A broomhandle solves nothing

And I can vouch for that. When you buy something like a relatively inexpensive drumkit, you come away thinking Well, it's certainly cheaper than the other ones in the shop by quite a long way, and this is enough to dazzle you. After a while though you realise that it's 'cheap' for a reason - the skins are inferior and never sound tight enough, the stands are difficult to keep exactly in the position you want them, and the stool is made of a metal which bends by you just looking at it. I attempted to shove a broomhandle through the tripod of the stool to push through the firmly stuck extendable bit, and ended up with a double-ended wooden lightsabre until I eventually cut or drilled the broomhandle out. I'm not particularly DIY.

For the second time in my life, I own a drum kit. It's a nice enough kit; it's black and made by a company called "Rock Tubs" (hence the cheapness). Effectively it's a step up from buying a kit from Argos. I bought the kit because I'm playing in a band which has been specifically brought together to play the live backing music for a version of Twelfth Night, which is going to be set in the 1960s, so we're playing versions of All Along the Watch Tower, Loves is All Around, Hit the Road Jack, Folsom Prison Blues, and the like. We've been practising for about three months now, and it sounds good. We've played live a couple of times and we've received some good reactions, so we seem to be all set. I've found myself obsessing recently (as I tend to when i properly get into something) about drumming. I've been watching a lot of Keith Moon videos on Youtube, and also Luke Flowers, the drummr from The Cinematic Orchestra, who is possibly my favourite drummer. I'm not the best drummer in the world, but I can hold a beat and I suppose that's the main thing. I also only joined this band because of Max, my housemate from the first year, who excitedly told me one day all about this idea he'd got for Twelfth Night set in the 60s, with a band and everything, and how he was looking for a drummer. I said I could drum, and I was asked to join.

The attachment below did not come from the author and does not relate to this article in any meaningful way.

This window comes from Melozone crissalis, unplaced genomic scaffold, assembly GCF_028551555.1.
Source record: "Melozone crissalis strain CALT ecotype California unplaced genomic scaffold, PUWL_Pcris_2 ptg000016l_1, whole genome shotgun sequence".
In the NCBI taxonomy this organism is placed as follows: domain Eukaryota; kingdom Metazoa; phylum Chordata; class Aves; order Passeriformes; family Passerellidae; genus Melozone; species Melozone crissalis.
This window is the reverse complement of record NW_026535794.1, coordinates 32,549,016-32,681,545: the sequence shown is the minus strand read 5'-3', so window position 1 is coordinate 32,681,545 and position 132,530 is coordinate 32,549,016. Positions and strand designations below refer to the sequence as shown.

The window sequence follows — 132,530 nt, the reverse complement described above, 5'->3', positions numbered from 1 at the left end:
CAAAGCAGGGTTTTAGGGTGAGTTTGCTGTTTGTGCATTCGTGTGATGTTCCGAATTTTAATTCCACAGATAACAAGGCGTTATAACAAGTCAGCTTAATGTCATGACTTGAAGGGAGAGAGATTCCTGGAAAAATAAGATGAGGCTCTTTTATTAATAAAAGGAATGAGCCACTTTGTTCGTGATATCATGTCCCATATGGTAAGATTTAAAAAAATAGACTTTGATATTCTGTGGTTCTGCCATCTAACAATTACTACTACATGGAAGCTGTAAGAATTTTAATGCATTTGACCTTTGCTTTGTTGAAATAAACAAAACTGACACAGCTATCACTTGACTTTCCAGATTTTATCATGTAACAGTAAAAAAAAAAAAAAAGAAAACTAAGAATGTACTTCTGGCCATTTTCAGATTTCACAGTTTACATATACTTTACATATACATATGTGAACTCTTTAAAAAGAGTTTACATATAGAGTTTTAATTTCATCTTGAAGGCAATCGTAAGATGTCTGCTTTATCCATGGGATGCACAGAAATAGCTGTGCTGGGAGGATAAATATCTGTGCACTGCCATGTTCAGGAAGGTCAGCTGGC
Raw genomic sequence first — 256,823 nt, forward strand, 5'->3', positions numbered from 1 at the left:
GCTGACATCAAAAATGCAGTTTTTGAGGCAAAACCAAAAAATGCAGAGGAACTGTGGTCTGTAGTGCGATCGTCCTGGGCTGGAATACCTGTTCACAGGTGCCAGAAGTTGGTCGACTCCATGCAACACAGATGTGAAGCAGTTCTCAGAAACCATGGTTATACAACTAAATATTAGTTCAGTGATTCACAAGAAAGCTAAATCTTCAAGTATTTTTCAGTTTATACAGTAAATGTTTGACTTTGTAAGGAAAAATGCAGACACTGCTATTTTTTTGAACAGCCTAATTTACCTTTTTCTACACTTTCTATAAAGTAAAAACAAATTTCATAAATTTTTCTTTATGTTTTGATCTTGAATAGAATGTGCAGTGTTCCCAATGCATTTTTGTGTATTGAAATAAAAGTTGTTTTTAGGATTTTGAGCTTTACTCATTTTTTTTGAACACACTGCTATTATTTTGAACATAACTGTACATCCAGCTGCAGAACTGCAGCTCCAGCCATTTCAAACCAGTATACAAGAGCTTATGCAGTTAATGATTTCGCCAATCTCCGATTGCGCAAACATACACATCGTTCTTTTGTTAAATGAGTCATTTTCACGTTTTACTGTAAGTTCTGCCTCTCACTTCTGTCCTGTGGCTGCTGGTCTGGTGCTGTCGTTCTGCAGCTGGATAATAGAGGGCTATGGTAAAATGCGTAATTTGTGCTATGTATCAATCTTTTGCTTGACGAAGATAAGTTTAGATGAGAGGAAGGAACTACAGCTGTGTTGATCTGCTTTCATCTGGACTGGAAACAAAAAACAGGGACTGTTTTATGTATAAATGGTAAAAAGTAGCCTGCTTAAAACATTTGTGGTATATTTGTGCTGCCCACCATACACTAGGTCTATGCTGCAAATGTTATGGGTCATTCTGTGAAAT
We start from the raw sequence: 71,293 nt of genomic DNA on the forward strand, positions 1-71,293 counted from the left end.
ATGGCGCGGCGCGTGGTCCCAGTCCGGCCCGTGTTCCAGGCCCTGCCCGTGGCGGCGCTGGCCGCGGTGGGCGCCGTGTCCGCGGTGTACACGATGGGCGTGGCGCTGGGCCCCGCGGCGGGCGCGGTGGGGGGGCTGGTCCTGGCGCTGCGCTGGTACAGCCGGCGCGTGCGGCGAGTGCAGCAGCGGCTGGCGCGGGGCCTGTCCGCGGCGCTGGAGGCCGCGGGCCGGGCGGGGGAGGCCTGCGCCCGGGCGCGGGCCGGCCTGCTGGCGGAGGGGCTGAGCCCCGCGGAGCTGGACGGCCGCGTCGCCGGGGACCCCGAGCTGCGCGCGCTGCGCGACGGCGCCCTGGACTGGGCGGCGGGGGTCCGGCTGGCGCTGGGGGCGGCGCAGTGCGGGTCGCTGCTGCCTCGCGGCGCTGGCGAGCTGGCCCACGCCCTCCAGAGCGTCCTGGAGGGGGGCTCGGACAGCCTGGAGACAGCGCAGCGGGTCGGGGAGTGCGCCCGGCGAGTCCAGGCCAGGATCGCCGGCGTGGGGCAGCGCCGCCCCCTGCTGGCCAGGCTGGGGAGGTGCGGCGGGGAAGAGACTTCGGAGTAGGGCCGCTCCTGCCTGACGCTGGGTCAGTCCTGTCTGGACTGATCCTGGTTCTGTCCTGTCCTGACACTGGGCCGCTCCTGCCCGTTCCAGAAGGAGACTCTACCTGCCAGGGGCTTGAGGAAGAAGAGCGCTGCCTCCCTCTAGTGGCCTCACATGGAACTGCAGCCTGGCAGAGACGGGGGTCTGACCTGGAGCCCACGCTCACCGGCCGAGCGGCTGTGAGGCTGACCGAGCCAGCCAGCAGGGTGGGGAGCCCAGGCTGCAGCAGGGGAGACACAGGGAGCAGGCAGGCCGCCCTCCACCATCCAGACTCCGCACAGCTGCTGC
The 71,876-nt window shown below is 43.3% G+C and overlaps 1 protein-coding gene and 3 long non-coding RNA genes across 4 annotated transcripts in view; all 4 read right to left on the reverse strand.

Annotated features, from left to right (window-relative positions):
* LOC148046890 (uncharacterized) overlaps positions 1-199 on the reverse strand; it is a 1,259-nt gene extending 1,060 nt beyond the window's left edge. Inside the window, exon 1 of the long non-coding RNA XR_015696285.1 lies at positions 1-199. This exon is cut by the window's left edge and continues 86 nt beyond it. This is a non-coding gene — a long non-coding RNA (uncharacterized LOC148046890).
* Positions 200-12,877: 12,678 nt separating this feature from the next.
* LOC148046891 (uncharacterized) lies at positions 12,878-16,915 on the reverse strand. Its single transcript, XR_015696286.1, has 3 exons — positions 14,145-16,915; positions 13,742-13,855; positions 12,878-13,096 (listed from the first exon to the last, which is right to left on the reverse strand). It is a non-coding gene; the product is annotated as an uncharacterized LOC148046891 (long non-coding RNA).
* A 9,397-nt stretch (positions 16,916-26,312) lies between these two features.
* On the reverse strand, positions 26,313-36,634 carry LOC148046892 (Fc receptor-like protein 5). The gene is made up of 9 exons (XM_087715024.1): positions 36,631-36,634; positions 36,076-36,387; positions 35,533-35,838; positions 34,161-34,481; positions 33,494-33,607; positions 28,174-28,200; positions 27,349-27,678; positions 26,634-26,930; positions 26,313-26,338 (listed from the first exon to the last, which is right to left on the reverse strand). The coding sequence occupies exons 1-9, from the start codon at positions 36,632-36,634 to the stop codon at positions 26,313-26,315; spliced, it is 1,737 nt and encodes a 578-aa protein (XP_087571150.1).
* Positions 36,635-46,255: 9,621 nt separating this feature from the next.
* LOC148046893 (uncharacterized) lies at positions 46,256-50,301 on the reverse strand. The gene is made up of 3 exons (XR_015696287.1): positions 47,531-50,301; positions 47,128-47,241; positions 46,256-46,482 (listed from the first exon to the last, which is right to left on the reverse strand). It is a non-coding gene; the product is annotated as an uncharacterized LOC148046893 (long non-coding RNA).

A couple of weeks ago, Max organised a social for the band, cast and crew of Twelfth Night. Just a casual 'integrating' of everyone, before full rehearsals and run-throughs begin. Whilst out, Max sat next to me and we started talking about the first year and living together - the Aerobie nights, the Christmas party, jamming on guitar together, all of that - and he told me that he still, once in a while, reads this blog. I was delighted that someone out there actually still reads it because, having not updated it for about 7 months, I assumed that no one would want to read it anymore. Max said that he enjoyed reading it though because I'd actually documented those days in my words. Sure, everyone documents everything with Facebook (especially photos, where a picture supposedly captures everything) but Max said that he liked my blog because it was a new angle on events he remembered, events that he only had his perspective on. I know that makes 'events' sounds like serious, significant situations, but it's more a case of these are memories which, to Max, someone else deemed fit to document, and it's intriguing to find out why.